Today's News

NTSB investigating plane that developed in-flight hole in fuselage (4/4)

April 4, 2011
/ Print / Reprints /
ShareMore
/ Text Size+
An NTSBoard staffer with in-flight recorders from flight #812.


A team of mechanics put in some overtime yesterday as the National Transportation Safety Board (NTSB) investigation into the mid-air fuselage rupture of a Southwest Airline plane got underway.

Under the supervision of NTSB inspectors, technicians removed the damaged section of the fuselage skin from the Boeing 737, Southwest Flight #812, that developed trouble in-flight on Friday. The plane safely made an emergency landing in Yuma, Arizona.

The NTSB sent a “Go Team” to Yuma to look into the incident, although the section of fuselage with the hole in it will transported to NTSB headquarters in Washington, D.C. for in-depth analysis.

In addition, NTSB investigators are conducting additional inspections of other portions of the lap joint along the fuselage of the accident airplane and found evidence of additional cracks.

Southwest Airlines has been conducting additional non destructive testing inspections of its own, on several of the company’s 737 airplanes. The NTSB says Southwest has notified the agency that additional crack indications in the lap joints have been identified on 3 airplanes they have inspected.

“The NTSB, along with the other investigative parties - FAA, Boeing, and Southwest Airlines - has been working to determine what actions might be necessary to inspect any similar airplanes,” according to a statement. “As a result of the findings from our investigation to date and the results of the Southwest Airlines inspections, Boeing has indicated that they will be drafting a Service Bulletin to describe the inspection techniques that they would recommend be accomplished on similar airplanes.” The NTSB says the focus right now is on requiring inspections of the left and right lap joints on all similar 737 airplanes that have comparable cycles (takeoffs and landings) as the accident airplane. “Once the Service Bulletin is released by Boeing, the FAA will make a determination whether to make it mandatory for all similar 737 airplanes.”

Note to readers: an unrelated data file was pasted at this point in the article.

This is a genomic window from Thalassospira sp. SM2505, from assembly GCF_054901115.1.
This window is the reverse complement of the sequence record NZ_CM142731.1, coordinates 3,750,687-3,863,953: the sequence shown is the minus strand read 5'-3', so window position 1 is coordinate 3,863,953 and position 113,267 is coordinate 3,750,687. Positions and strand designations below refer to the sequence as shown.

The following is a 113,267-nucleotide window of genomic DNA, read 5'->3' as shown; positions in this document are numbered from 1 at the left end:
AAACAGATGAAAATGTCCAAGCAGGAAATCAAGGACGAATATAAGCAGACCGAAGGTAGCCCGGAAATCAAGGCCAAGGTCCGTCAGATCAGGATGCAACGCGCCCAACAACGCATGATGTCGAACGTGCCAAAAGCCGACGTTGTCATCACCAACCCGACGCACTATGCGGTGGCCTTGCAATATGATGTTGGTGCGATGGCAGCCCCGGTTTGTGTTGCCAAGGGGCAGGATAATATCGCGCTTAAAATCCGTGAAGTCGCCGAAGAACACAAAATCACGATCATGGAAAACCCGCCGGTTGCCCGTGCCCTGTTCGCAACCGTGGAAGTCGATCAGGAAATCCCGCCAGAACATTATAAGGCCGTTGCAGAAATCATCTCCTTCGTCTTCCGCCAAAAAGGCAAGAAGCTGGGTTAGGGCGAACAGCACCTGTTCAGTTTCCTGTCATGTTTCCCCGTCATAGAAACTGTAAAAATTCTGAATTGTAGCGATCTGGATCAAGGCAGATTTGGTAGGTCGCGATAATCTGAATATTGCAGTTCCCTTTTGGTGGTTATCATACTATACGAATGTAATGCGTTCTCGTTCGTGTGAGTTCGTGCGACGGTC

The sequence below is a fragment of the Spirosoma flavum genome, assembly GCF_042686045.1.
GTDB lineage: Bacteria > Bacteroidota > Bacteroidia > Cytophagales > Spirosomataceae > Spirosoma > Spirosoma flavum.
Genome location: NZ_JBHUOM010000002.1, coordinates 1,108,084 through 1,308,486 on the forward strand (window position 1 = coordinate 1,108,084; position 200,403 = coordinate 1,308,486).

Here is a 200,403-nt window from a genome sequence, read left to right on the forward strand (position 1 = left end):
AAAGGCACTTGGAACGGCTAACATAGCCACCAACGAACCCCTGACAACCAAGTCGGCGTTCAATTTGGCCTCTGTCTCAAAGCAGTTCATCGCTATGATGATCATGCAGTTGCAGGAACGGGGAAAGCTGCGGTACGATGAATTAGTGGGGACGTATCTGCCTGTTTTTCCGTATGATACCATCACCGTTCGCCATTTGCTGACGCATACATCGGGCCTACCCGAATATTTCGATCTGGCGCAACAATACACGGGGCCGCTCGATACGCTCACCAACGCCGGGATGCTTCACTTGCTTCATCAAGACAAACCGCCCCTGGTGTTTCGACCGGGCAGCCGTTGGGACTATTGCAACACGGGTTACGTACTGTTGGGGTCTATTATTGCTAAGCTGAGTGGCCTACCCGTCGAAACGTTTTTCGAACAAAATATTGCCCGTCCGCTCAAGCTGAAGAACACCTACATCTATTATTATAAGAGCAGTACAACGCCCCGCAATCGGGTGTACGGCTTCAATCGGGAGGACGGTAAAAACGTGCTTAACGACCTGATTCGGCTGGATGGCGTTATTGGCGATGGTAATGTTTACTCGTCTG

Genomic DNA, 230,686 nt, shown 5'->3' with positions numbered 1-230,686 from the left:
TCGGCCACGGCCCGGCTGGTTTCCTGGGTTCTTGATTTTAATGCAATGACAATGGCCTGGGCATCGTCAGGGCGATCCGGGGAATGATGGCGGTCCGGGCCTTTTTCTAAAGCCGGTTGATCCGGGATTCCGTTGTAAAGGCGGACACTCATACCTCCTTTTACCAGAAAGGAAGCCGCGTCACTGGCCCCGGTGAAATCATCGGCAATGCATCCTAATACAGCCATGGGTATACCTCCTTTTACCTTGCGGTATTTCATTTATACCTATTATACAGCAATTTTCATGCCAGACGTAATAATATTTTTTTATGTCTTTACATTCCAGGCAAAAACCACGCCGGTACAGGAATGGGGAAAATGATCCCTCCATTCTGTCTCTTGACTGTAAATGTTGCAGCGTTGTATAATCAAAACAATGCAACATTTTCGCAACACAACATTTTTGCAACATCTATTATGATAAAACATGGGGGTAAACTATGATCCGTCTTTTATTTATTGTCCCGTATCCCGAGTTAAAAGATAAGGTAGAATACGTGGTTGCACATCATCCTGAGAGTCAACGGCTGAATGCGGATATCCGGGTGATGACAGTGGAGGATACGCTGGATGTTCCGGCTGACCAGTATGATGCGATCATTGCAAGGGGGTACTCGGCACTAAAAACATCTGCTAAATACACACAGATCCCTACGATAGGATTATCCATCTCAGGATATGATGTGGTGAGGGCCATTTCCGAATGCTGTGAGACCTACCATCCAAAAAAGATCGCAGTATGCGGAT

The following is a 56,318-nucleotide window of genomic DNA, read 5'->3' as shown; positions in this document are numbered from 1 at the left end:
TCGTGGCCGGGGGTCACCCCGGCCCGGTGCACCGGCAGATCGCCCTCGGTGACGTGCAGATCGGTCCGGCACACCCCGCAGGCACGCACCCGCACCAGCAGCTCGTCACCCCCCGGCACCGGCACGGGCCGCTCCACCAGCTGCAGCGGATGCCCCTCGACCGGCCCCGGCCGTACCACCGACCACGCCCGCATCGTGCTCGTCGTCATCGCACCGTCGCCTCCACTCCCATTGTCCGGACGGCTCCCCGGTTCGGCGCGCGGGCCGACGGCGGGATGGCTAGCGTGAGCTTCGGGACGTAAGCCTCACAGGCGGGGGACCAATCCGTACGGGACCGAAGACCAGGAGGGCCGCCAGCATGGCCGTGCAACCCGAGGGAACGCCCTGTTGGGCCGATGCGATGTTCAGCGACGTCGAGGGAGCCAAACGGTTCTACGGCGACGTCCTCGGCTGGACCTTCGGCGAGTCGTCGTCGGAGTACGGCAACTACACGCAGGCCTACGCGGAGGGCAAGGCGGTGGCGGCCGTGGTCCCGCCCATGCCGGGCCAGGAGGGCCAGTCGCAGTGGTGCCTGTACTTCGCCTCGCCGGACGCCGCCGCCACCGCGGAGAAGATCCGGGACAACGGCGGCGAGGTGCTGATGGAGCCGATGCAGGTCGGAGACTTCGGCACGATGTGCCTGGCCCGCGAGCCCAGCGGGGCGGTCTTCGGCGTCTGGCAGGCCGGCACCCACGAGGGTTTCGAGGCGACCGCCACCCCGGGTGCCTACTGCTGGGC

Did you enjoy this article? Click here to subscribe to ISHN.

You must login or register in order to post a comment.

Multimedia

Videos

Image Galleries

Scenes from the World of Safety

Sights, signs & symbols from the National Safety Congress & Expo held in San Diego, CA, September 15-18

11/4/14 2:00 pm EST

Eye Injuries: You rarely see them coming. Practical Solutions for reducing injuries to the eye.

The 3M Eye Injury Reduction webinar will provide an examination of how to help solve eye injuries in the workplace. This issue continues to challenge virtually every industry, and the solution is often times multifaceted. 3M will share some new tools and approaches to help you in solving this issue.

ISHN Magazine

ISHN JAN 2015 COVER

2015 January

Check out ISHN's first issue of 2015, which features articles about hearing protection as well as the State of the EHS Nation 2015 Survey.

Table Of Contents Subscribe

THE ISHN STORE

M:\General Shared\__AEC Store Katie Z\AEC Store\Images\ISHN\safetyfourth.jpg
Safety Engineering, 4th Edition

A practical, solutions-driven reference, Safety Engineering, 4th edition, has been completely revised and updated to reflect many of today’s issues in safety.

More Products

For Distributors Only - January 2015

FDO JAN 2015 COVER

 

For Distributors Only is ISHN's niche brand standard-sized magazine supplement aimed at an audience of 2,000 U.S. distributors that sell safety products. Circulation only goes to distributors. 

CHECK OUT THE JANUARY 2015 ISSUE OF FDO HERE

STAY CONNECTED

Facebook logo Twitter YouTubeLinkedIn Google + icon

ishn infographics

2012 US workplace deathsCheck out ISHN's new Infographic page! Learn more about worker safety through these interactive images. CLICK HERE to view the page.